Fast Muscle Growth: Specialization Made Simple

Fast Muscle Growth: Specialization Made Simple

Got a few lagging muscle groups? Trigger new muscle growth with this simple body-part specialization plan. Here’s how to do it.

Muscle Growth Every Damn Day

There’s a contest to see who can grow their biceps the most in just three weeks. The prize is a million dollars. Now, how often would you train biceps for muscle growth?

Every damn day, that’s how often! Okay, maybe not every single day, but you certainly wouldn’t reserve direct biceps training for just once or twice per week.

Super-high frequency training works big time if you set it up correctly. Here’s a very simple way to get some of the best gains you’ll ever experience.

A Simple Specialization Plan

  1. Select three muscles you want to improve dramatically.
  2. On week one, train one of those priority muscles every day, or at least at every workout.
  3. Always begin workouts with your priority muscle:
  • Choose two exercises for that priority muscle. Use exercises that give you a strong mind/muscle connection.

  • Do 3 sets of each exercise (6 sets total for the priority muscle)

  • Do 6-15 reps per set, one rep short of failure. Change your reps every day:

  • Day One: 6 reps

  • Day Two: 10 reps

  • Day Three: 15 reps

  • Day Four: 10 reps + 5 rest/pause reps

  • Day Five: 6 reps + drop set

  • For the rest/pause sets, first do 10 reps. Rest for just 15 seconds and do 3 more reps. Rest another 15 seconds and knock out the last 2 reps. (Those numbers may vary a little. That’s fine.)

  • For the drop set, do the first 6 reps, then, without resting, reduce the weight by 50% and do another set for as many reps as possible.

  1. After you hit your priority muscle, do the rest of your normal workout, except for one change: reduce your number of sets by one on each exercise. This decreases workout volume slightly to accommodate for the added work on your priority muscle.
  2. Every week, rotate to one of your other priority muscles.

Why Rotate Your Priorities?

A weekly rotation of three priorities greatly minimizes the risk of local chronic fatigue and desensitization (the muscle responding less and less to training). Hit a muscle hard for a week, then move on to something else.

So, let’s say you select:

  • Building pecs
  • Building biceps
  • Building traps

Rotate these three priorities every week:

  • Week 1: Pec focus
  • Week 2: Arm focus
  • Week 3: Traps focus

Then you’d repeat from week one. The rest of your normal workout is unaffected, except for dropping one set on each exercise.

Why It Works

Both volume and frequency increase hypertrophy stimulation as they go up… if you can recover from the workload. Frequency has a dual benefit when it comes to getting bigger.

First, frequency improves your capacity to contract a muscle, producing a lot of tension and recruiting more muscle fibers. Muscle recruitment is a skill. It responds to the same principles as other motor skills: frequency of practice.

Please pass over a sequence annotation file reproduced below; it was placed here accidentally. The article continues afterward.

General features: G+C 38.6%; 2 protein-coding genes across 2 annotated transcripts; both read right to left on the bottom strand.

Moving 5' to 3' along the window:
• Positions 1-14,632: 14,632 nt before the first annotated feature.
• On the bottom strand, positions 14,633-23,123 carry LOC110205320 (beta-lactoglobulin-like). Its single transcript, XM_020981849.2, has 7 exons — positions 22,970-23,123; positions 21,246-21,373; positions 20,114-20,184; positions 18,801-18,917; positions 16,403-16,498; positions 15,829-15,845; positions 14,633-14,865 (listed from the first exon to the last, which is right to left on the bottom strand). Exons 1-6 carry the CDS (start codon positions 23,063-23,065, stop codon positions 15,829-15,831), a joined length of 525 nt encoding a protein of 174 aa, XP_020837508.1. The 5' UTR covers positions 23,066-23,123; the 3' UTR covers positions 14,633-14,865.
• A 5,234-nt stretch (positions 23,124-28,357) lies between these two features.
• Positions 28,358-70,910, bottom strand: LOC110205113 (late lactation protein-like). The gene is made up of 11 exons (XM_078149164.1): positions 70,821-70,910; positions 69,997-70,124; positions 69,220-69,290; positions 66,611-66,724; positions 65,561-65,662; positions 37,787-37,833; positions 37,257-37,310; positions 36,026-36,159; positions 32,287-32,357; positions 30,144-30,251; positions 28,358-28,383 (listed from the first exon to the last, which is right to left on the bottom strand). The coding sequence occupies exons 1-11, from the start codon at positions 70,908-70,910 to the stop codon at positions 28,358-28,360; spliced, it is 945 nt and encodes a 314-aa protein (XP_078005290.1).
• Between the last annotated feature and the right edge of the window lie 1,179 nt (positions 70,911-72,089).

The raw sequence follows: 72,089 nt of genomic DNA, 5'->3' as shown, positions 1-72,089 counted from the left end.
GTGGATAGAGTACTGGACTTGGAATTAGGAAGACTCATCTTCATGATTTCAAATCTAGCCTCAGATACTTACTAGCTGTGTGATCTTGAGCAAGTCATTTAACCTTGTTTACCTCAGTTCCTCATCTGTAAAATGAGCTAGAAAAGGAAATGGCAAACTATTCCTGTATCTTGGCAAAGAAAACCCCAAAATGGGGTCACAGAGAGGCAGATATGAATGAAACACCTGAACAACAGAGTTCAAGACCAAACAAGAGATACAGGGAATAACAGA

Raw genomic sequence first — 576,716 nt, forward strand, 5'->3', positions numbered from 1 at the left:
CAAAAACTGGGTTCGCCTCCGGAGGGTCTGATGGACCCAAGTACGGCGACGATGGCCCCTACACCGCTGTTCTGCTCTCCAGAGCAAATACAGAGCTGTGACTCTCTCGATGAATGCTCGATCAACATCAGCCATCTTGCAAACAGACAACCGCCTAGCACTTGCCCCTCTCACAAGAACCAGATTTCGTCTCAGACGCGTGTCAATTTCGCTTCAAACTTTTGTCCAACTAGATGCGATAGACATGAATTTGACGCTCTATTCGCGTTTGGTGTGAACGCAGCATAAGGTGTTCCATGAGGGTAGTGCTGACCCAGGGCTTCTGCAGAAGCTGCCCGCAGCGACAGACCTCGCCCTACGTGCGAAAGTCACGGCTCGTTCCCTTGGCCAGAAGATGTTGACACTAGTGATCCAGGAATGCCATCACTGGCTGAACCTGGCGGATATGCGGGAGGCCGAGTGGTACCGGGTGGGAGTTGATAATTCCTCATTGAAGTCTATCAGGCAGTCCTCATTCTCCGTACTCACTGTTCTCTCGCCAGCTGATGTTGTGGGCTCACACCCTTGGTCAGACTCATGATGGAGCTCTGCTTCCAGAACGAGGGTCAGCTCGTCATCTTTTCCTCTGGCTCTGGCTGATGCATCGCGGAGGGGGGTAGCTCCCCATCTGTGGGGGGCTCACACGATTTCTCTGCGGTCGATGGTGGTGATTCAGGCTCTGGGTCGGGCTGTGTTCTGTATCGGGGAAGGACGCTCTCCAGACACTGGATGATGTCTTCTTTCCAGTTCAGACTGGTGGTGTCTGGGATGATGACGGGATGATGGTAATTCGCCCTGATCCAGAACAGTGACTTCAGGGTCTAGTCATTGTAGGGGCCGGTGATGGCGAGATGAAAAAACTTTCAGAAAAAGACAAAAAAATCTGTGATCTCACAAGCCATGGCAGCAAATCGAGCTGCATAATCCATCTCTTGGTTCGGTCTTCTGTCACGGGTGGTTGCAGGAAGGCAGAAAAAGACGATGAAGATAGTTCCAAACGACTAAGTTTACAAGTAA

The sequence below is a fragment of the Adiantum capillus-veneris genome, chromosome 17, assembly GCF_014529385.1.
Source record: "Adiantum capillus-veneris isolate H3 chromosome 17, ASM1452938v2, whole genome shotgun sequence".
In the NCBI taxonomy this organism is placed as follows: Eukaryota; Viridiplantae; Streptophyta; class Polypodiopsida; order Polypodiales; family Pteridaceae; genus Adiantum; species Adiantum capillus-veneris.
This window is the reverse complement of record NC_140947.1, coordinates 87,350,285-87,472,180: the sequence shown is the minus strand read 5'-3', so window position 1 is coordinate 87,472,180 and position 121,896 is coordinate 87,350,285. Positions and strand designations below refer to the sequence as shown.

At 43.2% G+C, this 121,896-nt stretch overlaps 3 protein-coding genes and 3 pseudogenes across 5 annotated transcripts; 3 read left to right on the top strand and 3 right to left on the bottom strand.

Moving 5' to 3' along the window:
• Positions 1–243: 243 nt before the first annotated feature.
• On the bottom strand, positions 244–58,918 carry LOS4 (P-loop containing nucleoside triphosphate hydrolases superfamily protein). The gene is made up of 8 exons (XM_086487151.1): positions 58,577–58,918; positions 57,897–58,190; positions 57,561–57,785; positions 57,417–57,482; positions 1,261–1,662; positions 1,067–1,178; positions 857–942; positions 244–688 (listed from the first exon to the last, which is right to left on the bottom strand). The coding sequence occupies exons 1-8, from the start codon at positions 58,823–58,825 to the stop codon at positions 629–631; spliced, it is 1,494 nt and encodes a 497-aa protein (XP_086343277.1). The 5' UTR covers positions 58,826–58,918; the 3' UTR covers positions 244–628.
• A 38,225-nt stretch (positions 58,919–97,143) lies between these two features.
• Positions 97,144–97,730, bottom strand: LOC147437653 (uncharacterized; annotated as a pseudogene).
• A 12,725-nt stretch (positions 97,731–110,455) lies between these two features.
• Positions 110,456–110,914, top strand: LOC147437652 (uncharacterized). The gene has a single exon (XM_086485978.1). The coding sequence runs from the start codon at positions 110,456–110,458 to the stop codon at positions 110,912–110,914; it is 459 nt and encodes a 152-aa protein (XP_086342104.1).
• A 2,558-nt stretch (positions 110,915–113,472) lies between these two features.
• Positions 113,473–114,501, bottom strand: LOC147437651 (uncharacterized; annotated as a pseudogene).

The more often you need to produce a lot of tension with a muscle, the better you become at that task. And when you improve your capacity to recruit and feel a muscle, you make everything you do for that muscle more effective.

Frequency also works indirectly by increasing the overall weekly volume for a muscle without traumatizing it so much that you can’t recover.

Dare To Be Unconventional

Most lifters (and trainers) will be averse to this approach. But specializing your training to improve a muscle group doesn’t mean you have to stop training the rest of the body.

You can keep training the way you are right now (again, minus one set for your non-priority muscles), but you start each workout with the priority work. You’ll be shocked. Not only will it build muscle quickly, it’ll also increase your motivation to train.

When you start a workout with something super important to you, it’s fun. That positive energy carries on to the rest of your session, making you train harder and more consistently. This means faster progress overall.

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"Both volume and frequency increase hypertrophy stimulation as they go up… if you can recover from the workload."

I’ve been newly reminded about the importance of recovery, to the point where I’m dropping from 6 days a week to 5. I’m a little skeptical that I’ll be able to recover enough in 23 hours to effectively keep doing the same two heavy exercises every workout without there being recovery issues. Is this technique more for really advanced lifters?

Edit: Whoops. I was just notified about this article today; didn’t realize it was nearly a year old. Guessing I won’t see an answer here, but I’ll leave it up in the hopes of. I’m pretty surprised something as controversial as this hasn’t picked up more comments in a year.

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It’s fine to accumulate fatigue for the specialized muscle as it is only for a week. Heck, olympic lifters and Russian powerlifters do the three competition lifts 4-5 days a week. Weightlifters even squat 2-3 times a day. Your body can adapt to a lot more than you think.

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Pretty much nobody should train 6 days a week.


Thanks for responding! I’m just starting a new program; once I’ve given that a week or two to shake the bugs out, I’ll try this technique.